Saturday Looks Good to Me – Every Night

When Saturday Looks Good to Me frontman Fred Thomas assembled last year’s off-the-wall clever All Your Summer Songs, he did so with the comfortable anonymity of someone who had never made a dent on the national music scene. And while Thomas isn’t even close to the first person to benefit from recording without the pressure of expectations, he is infinitely more relevant to those of us huddled inside the Ann Arbor, Michigan music scene.

This is the context in which Every Night arrives, on the heels of a surprise breakthrough that saw Thomas and his rotating troupe gain national attention for their substantively retro arrangements. Not surprisingly, Every Night suffers many of the same pitfalls of post-breakthrough albums: highlighted by several of the group’s best material, the post-breakthrough album almost inevitably suffers as a whole piece.

The reviewer’s conundrum: What happens if a record is objectively very good, but contextually disappointing? Every Night is a fine album. The songwriting is strong, the arrangements still have the hazy nostalgia of someone just slightly dissatisfied with a retro sound, and the recording is still charmingly low-key. The biggest problem with Every Night, then, is its absolute lack of progress. Indeed, it fails to improve on All Your Summer Songs in even the slightest way. In fact, the two albums are virtually interchangeable.

Fine, you say. You loved All Your Summer Songs, and why screw with a good formula? In that case, more power to both you and Fred Thomas. Surrounded once again by many Ann Arbor’s underground personalities (plus another appearance from His Name is Alive auteur Warn DeFever).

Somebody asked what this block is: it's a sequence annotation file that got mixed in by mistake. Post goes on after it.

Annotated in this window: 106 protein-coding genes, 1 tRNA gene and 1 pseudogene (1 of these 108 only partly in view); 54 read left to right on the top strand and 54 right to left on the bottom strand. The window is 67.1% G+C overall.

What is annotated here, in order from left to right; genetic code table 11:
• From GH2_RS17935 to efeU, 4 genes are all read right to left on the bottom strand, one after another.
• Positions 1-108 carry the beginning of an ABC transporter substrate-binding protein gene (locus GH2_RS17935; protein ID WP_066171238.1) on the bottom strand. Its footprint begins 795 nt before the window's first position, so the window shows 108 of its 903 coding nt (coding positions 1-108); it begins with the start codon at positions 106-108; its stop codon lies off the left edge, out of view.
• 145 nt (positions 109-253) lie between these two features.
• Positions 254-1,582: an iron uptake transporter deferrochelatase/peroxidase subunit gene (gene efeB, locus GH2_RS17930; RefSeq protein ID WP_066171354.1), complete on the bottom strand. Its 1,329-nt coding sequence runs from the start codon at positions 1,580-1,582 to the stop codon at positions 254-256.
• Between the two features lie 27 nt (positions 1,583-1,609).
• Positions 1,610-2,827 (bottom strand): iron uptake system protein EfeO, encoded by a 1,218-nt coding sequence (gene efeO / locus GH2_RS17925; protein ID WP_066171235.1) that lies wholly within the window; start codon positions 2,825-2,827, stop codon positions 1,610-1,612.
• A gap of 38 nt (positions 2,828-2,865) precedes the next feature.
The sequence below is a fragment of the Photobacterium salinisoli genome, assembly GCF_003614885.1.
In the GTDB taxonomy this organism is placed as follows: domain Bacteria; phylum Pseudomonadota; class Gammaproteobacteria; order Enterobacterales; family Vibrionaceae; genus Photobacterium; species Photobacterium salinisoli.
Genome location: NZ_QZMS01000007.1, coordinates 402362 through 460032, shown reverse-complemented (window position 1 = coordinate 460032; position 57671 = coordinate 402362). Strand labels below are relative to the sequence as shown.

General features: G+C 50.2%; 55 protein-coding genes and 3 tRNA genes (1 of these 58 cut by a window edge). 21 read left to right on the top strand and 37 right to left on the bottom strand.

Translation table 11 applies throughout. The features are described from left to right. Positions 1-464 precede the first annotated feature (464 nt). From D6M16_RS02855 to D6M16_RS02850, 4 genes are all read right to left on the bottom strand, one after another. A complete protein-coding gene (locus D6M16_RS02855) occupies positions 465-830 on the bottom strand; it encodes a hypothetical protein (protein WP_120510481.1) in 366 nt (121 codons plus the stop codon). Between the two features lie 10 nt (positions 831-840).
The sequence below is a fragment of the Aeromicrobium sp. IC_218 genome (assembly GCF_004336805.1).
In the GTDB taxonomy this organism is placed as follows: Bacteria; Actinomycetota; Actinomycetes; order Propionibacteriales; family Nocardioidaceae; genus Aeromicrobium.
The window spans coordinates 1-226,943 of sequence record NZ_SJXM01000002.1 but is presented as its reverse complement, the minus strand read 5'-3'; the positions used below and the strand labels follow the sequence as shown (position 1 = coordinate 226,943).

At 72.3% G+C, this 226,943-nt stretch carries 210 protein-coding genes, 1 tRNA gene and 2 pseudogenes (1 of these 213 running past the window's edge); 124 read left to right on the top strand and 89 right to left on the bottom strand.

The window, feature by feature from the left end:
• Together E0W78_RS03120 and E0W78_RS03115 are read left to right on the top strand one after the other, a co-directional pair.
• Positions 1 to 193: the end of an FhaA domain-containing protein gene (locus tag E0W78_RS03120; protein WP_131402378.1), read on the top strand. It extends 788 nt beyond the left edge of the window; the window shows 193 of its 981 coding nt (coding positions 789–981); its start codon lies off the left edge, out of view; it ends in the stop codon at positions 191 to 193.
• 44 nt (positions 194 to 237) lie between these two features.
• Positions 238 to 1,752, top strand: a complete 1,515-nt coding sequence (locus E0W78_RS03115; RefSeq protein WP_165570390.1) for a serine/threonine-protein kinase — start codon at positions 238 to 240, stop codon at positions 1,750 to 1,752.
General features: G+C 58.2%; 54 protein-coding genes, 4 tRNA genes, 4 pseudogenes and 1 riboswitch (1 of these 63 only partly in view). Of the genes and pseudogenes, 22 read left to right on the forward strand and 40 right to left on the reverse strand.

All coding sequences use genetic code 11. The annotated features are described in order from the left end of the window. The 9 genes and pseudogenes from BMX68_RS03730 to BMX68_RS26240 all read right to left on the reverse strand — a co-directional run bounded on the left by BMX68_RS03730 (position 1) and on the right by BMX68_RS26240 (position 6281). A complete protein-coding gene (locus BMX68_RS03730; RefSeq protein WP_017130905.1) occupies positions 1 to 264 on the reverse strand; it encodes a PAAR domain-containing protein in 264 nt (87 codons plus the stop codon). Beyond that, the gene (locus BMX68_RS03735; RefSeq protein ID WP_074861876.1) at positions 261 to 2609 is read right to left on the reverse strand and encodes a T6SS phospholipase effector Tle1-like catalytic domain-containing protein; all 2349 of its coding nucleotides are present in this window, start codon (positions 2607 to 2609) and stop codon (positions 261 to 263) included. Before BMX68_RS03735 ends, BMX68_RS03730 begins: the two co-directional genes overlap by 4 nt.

If Every Night fails to improve – or even diverge – from the band’s trademark style and instrumentation, it might show a slight progression in Thomas’ lyrical ability. Always a little kitschy, Thomas has moved on to occasionally clever on Every Night. “The Girl’s Distracted” is a witty take on underground relationships, and the drawn out rhymes of “When the Party Ends,” if a little forced, still sound moving when towed along by the song’s strong melody.

Many of the songs fail to distinguish themselves but are enjoyable nonetheless. The full-band pickup of “Dialtone” is a nice indie romp. Opener “Since You Stole My Heart” again utilizes a female voice to deliver a slight, wistful melody over layers of an old soul arrangement. To Thomas’ credit, he knows that his songs deserve the care and concern of many others: no less than 19 musical contributors are listed in the liner notes. This is a definite strength – a more ego-centric ringleader would bake himself silly in the studio, leading to an incestual, uninspired product. Thomas is smart enough to let others feast on his ample songwriting talent, turning potentially trite material into charmingly orchestral pop music.

There is, unfortunately, little to say about Every Night that was not said about its predecessor. Hopefully, this is a stopgap for the ambitious Thomas: one last jaunt as a collective of local musicians fleshing out his gorgeous melodies. Thomas is fortunate – and talented – enough to have the ear of a national audience, but he’s planted himself firmly in his hometown. And like any townie, he might want to get out a little more often.